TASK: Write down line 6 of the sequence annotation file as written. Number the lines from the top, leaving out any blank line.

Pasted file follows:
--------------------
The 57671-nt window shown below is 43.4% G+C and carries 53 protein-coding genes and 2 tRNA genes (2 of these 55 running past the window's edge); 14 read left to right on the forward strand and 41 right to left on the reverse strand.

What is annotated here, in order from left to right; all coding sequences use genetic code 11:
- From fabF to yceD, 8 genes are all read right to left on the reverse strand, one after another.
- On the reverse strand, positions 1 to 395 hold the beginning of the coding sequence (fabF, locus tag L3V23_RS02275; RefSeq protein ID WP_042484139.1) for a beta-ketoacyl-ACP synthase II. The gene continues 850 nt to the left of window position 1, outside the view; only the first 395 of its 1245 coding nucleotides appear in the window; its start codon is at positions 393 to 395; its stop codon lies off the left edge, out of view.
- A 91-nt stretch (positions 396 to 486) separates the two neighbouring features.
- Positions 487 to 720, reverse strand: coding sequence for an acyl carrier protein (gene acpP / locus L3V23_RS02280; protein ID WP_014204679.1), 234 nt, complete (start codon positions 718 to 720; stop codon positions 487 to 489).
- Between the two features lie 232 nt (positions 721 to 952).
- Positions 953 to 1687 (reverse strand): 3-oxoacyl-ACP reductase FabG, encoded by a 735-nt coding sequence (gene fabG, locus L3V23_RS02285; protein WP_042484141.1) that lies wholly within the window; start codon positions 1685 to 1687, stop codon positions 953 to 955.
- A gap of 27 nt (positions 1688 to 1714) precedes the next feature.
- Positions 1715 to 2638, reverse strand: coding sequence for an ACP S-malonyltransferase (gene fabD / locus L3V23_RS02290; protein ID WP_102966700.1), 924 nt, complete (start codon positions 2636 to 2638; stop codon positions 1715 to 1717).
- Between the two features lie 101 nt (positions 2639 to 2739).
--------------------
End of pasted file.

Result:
- Positions 487 to 720, reverse strand: coding sequence for an acyl carrier protein (gene acpP / locus L3V23_RS02280; protein ID WP_014204679.1), 234 nt, complete (start codon positions 718 to 720; stop codon positions 487 to 489).